The US has now regained all the jobs it lost in the pandemic
- The US has recouped all of the jobs it lost during the coronavirus recession.
- The rebound took 29 months, nearly three times faster than the recovery from the Great Recession.
After 29 months of economic recovery, the US has recouped every job lost during the coronavirus recession.
The US added 528,000 nonfarm payrolls in July, marking the largest one-month gain since February 2022 and more than doubling the average forecast. The economy now boasts roughly 152,536,000 jobs, according to the Friday report. That's 32,000 more payrolls than in February 2020, which marked the labor market's peak before the coronavirus pandemic erased roughly 22 million jobs in just two months.
The unemployment rate also returned to its pre-pandemic record, sliding through July to 3.5% from 3.6%.
That means the US is back to a record-high number of jobs. The achievement is the latest to mark the extraordinary pace of the pandemic recovery. Massive government stimulus, vaccine rollouts, and the swift reopening of the economy all contributed to a superlative rebound over the past two years. While some data shows the pace of improvement easing, the latest jobs data caps one of the fastest labor market recoveries in modern history.
The rebound is particularly impressive when stacked up against the one that preceded it. Where it took 29 months for the US to return to pre-pandemic employment levels, it took 76 months to stage the same recovery after the Great Recession. Put another way, in the amount of time it took for the labor market to fully rebound from the coronavirus, the post-2008 labor market had only just started to heal.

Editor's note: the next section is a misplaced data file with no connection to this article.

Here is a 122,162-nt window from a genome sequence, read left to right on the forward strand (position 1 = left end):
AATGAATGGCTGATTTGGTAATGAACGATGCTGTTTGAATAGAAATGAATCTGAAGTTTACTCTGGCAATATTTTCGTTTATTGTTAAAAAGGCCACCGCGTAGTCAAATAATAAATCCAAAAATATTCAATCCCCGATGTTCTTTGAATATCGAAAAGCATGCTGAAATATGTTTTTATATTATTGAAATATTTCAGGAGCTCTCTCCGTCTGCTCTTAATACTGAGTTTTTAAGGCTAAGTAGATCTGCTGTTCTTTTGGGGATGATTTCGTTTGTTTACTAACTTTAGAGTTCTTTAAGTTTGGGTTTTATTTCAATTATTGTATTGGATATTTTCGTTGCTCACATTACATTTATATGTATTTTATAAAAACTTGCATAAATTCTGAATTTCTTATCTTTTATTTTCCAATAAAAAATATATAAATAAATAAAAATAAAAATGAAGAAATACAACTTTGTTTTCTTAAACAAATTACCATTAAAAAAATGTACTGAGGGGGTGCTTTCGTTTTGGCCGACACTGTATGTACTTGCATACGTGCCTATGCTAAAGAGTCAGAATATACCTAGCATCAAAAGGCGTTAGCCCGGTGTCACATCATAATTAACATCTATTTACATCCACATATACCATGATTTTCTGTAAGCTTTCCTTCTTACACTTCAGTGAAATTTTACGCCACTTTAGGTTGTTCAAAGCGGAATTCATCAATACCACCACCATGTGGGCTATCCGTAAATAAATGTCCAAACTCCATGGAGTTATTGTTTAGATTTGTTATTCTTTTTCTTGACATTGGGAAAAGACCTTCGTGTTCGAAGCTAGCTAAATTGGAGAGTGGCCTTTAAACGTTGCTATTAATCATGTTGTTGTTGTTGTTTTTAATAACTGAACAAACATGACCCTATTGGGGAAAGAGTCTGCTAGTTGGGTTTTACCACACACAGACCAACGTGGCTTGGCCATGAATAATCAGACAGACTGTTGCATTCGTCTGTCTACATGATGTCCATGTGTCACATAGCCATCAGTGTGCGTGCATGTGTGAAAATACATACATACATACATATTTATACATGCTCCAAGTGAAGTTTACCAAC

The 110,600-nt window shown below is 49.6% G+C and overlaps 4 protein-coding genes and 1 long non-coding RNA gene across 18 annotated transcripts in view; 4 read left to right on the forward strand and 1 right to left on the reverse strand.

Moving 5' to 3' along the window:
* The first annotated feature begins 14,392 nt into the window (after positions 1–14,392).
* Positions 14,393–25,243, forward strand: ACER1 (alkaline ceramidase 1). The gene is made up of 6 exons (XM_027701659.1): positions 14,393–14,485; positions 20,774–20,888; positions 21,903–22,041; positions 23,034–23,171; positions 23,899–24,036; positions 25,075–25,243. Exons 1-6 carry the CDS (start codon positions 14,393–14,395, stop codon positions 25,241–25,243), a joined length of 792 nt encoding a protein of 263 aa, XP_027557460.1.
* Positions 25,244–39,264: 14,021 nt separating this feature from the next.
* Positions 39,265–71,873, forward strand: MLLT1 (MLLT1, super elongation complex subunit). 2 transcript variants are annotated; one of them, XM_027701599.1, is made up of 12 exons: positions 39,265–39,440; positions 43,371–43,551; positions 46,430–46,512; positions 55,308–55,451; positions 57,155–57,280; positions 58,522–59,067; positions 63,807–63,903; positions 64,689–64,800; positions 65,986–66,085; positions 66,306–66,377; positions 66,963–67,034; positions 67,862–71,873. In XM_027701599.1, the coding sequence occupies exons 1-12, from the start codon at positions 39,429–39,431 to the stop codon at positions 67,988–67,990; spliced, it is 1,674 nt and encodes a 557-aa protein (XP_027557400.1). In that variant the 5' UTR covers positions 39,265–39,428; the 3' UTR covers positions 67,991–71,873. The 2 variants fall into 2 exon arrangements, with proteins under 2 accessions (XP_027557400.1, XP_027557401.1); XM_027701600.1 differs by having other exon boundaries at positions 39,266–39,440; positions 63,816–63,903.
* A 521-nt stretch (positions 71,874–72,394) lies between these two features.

The coronavirus recession also included the steepest post-war drop in employment. The unemployment rate skyrocketed to 14.7% at the start of the pandemic as lockdowns prompted widespread layoffs. That job growth quickly accelerated and the unemployment rate plummeted nearly as quickly as it surged underscores the unique and fast-paced nature of the economic reopening.
To be sure, the labor market is far from completely healed. Several sectors such as leisure and hospitality and the government remain below their pre-pandemic job counts. Labor force participation — the share of Americans either working or actively looking for jobs — has staged a much slower recovery and remains far from pre-crisis levels. That's also played a role in driving the unemployment rate to five-decade lows, as the measure only tracks active job seekers, and doesn't include those who have opted out of looking for work.
Further, the jobs market is likely still millions of jobs shy of where it would have been absent the pandemic. The recovery only brings the US to its pre-crisis employment level, meaning there are 29 months of job creation that would've taken place had the pandemic not occurred.
In the year before the pandemic hit in February 2020, the US added an average of about 200,000 jobs a month, and if it had kept up that pace over the last two and a half years the country would have added nearly six million more jobs. It will take several more months, if not years, to make up for that lost growth, though the larger-than-expected July gain suggests the US will continue to add payrolls at a healthy clip through 2022.
For now, Americans can celebrate a key accomplishment in the country's recovery. But as inflation charges forward and growth slows, obstacles remain in the path to a fully healed economy.
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